“Man, you look like shit,” Hayes said, his customary greeting. He retrieved the folding chair the staff left for him and settled down to eat, talking around mouthfuls of food.
First he recounted the meeting with Colonel Talbot. As he went over it, little details he’d been too distracted to notice at the time jumped out at him. “All that crap about how it was best to keep this quiet unless she could be brought in. I don’t think this is just being kept quiet, I think he’s hiding it. So how’d he get the video? Who all would know that glamour? I guess putting me back in the field is cheaper than paying out that reward money, but I still don’t trust this.”
Hayes brushed salt and paprika from his hands then took a long drink from his milkshake. “What the hell is she doing in New Corinth, anyway? She’s supposed to be in some little village in the south of France. Working as the town mage. Casting prosperity spells for the local wineries, divination for engaged couples. Nice, quiet, respectable stuff, you know.”
He laughed, imagining the look on her face at such a suggestion. “Okay, okay. So, running the tables in a Shanghai casino would be more like her. Busting cheaters trying to use magic to win. Beating somebody up every once in a while, just to keep from getting rusty.” An image of her in the slinky gold dress she wore during the Hong Kong job flashed in his mind. Quiet and safe wasn’t for her. Tuyet Caron was meant for excitement, glamour, danger.
The troubled city of New Corinth held only danger.
“Why New Corinth? Just passing through, maybe? It’s just a matter of time before that place lights itself on fire. Anybody sane should be as far away from there as possible.”
He was silent for several minutes. Soft beeping from the machinery took the place of any replies from Halif.
“It makes sense though. I mean, if she was crazy enough to stay stateside, it would totally make sense that she’d wind up right in the middle of that shit storm. Talbot wants to believe she’s a terrorist.” He sucked down milkshake until it gave him an ice cream headache. “She’s definitely up to something, but she’s no terrorist.”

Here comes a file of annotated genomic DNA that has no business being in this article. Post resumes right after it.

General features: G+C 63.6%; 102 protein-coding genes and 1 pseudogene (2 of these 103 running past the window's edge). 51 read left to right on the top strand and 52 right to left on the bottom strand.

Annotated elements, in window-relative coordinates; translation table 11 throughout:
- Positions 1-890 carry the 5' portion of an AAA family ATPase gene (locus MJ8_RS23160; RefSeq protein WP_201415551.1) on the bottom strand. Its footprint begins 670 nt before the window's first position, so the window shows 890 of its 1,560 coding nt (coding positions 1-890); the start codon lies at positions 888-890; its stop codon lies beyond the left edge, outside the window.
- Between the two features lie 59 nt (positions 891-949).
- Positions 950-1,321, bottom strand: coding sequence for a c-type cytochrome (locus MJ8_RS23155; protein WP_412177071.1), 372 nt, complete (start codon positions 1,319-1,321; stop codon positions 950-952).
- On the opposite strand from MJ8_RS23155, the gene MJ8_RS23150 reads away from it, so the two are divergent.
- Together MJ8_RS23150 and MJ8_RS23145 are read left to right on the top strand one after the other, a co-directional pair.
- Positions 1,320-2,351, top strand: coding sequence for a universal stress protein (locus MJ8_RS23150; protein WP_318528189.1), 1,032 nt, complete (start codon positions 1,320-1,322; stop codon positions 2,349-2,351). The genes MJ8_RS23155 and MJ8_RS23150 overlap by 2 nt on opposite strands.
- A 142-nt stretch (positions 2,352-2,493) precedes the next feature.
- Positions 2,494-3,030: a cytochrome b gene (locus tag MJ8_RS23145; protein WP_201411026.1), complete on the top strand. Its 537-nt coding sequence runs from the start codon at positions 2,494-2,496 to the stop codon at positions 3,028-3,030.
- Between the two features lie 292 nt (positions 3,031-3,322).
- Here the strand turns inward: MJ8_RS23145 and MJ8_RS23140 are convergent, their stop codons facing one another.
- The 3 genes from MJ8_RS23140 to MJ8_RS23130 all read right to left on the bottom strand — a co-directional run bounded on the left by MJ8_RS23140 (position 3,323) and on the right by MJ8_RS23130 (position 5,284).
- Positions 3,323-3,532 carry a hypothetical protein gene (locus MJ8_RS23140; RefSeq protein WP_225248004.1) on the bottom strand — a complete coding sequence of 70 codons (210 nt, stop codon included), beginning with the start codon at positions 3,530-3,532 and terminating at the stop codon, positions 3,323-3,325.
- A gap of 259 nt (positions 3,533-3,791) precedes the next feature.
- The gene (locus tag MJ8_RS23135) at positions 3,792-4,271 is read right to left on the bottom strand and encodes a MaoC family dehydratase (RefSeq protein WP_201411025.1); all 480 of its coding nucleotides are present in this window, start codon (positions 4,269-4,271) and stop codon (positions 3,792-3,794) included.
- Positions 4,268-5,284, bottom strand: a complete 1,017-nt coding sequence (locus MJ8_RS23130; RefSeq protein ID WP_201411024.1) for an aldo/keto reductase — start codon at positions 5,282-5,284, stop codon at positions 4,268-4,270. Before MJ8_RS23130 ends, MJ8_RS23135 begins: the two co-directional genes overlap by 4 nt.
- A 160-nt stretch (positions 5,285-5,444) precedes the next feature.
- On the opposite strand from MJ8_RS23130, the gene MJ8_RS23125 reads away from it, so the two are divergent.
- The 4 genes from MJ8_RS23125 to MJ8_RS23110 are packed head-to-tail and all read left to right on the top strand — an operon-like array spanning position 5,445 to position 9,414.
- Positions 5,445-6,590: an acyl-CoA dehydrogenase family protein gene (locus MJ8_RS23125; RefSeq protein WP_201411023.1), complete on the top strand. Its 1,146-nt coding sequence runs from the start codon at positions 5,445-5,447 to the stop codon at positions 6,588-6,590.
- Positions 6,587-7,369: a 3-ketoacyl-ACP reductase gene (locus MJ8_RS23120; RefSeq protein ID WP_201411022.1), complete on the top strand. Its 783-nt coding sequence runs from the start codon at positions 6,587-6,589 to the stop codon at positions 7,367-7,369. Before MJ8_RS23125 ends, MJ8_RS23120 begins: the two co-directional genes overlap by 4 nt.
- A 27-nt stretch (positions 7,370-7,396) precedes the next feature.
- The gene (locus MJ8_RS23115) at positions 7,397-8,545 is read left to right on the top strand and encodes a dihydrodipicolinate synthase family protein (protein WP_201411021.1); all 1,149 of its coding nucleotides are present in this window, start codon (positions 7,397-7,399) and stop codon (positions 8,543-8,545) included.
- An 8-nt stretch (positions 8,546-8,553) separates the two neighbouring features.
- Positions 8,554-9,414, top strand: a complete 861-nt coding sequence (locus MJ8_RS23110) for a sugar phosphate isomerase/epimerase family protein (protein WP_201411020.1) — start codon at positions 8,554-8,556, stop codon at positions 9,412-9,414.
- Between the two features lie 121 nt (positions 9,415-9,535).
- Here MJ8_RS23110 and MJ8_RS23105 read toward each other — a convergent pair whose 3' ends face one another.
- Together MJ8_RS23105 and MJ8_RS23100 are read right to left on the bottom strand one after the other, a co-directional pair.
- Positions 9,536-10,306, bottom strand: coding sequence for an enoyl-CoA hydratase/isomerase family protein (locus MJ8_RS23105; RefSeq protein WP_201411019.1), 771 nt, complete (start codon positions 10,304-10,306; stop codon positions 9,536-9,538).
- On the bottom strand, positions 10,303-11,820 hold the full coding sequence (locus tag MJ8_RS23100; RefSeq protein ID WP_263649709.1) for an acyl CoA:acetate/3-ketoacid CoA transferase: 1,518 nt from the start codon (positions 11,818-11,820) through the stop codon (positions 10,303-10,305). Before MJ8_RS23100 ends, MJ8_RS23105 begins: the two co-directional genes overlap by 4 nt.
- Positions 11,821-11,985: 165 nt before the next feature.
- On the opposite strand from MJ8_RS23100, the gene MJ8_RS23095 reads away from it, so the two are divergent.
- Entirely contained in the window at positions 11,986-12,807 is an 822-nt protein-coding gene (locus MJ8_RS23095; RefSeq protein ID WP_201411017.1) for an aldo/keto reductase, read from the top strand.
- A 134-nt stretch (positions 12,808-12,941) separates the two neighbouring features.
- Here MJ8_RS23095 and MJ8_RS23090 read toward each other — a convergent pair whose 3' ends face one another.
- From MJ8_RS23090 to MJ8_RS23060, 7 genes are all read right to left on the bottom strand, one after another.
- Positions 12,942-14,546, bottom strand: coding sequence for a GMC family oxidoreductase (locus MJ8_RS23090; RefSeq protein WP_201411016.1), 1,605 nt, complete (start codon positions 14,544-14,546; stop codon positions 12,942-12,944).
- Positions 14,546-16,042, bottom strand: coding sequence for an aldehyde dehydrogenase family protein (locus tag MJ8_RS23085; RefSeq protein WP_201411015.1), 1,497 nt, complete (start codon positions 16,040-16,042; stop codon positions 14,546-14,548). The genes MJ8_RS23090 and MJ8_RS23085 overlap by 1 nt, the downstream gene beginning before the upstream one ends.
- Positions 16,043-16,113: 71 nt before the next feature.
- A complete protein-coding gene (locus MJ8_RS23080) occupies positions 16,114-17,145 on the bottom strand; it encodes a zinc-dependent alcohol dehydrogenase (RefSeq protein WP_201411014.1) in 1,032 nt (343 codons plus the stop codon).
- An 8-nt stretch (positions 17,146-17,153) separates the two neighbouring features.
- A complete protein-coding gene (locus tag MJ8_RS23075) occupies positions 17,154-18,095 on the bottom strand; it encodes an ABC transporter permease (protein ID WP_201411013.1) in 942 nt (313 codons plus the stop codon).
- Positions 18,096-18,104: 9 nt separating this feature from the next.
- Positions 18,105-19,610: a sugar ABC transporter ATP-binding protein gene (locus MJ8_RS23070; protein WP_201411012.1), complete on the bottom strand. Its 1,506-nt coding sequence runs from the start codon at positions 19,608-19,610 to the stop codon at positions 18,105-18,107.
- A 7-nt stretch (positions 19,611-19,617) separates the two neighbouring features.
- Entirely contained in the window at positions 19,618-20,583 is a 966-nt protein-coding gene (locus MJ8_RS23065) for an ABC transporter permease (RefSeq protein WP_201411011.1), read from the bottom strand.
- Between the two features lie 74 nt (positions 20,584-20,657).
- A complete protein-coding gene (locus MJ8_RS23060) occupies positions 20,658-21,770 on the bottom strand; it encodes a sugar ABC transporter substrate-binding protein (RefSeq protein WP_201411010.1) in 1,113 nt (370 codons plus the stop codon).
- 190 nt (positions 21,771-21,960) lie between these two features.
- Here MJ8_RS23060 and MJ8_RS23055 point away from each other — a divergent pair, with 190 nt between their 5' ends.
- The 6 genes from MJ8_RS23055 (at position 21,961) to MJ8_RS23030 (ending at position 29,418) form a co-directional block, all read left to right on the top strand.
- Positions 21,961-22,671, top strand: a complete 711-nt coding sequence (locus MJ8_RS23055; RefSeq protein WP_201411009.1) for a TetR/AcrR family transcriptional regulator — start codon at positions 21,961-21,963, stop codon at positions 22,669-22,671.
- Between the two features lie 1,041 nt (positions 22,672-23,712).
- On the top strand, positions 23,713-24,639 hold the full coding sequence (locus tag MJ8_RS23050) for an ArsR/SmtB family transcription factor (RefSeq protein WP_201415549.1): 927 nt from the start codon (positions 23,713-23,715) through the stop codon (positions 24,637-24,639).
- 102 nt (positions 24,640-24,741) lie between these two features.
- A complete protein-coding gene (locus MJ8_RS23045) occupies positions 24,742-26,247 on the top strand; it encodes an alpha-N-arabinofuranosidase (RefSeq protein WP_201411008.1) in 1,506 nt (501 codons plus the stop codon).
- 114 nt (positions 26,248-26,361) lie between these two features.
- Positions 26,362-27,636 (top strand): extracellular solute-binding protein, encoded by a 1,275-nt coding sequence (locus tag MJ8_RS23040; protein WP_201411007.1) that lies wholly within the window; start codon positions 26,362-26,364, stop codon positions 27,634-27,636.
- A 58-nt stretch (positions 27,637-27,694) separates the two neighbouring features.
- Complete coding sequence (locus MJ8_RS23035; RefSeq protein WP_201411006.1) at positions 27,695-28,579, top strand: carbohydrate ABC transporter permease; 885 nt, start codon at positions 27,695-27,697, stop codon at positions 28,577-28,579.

Hayes stood and walked to the small window, the pane of glass so gray it barely let in any light. “I’m going to have to do what I should have done three years ago. The hell of it is, I still don’t know what that is. Arrest her? Run with her?” A chuckle slipped out. “Stand there and gape at her, like the first time I met her? Remember that? God, that was embarrassing. This stunning woman gets the drop on me, you’re laughing your ass off in my earpiece. Then I wind up on my back with her high heel in my throat, and even then all I can do is look up her dress. Man, I deserved being called Hayseed that day. Shit.” It was one of many things he’d left out of his reconstruction of Tuyet’s service record.
Hayes gathered the debris of his lunch and tossed it in a garbage can. “What the hell is she still doing with that glamour? She should have destroyed it. Not even taken it with her.” Dan and Tina Jones had been their most successful cover identities. They’d passed for a married couple all over the globe, on one dangerous assignment after another.
“There was something I never told you.” He faced his comatose friend. “She asked me to go with her. The night she left and I caught her, she asked me to run with her.” He closed his eyes against the painful memory. “I couldn’t do it. It would have meant turning my back on everything I believed in. Everything I’d worked for. The service that gave me everything I had and made me who I am. I couldn’t turn my back on those things, Halif. I just couldn’t.”
He ran a hand through his hair. He wore it longer now. Still within regulations, but longer than the close crop he used to keep it in. Was that some kind of subconscious thing? Another thing to set him apart? He’d always wanted to stand out, be the best. But standing apart—that was a different thing altogether in his mind.
“Of course, then she shot me and stole my bike.” He tried to laugh at the memory but couldn’t quite make it. “I still don’t know if I made the right decision. It just felt like the only decision I could make.”
He shook his head. Too much introspection was making him maudlin. He had work to do, whether he wanted to do it or not. First he would collect all the information on New Corinth he could get his hands on, then make travel arrangements. Book a hotel. Figure out a plan to find her. Not worry yet about what he would do when he did.
Because if she was there, he would find her. They had unfinished business and he aimed to settle things between them, one way or another.
For once, talking things out with Halif had not helped. Hayes still had no answers, only questions and a deluge of memories.
The Rangers had a saying for when they received orders to dangerous parts of the world, the places no one wanted to go because all sides would be shooting at them, the weather would be awful and the food worse, and there was no telling how long the job would take or how bad it would get before they could call it done and get the hell out. Hayes smiled as he said it to his former teammate. “Wish me luck, ’cause I’m headed for the suck.”
Text Copyright © 2014 by Sonya Clark
Cover Art Copyright © 2014 by Harlequin Enterprises Limited
Permission to reproduce text granted by Harlequin Books S.A. Cover art used by arrangement with Harlequin Enterprises Limited. All rights reserved.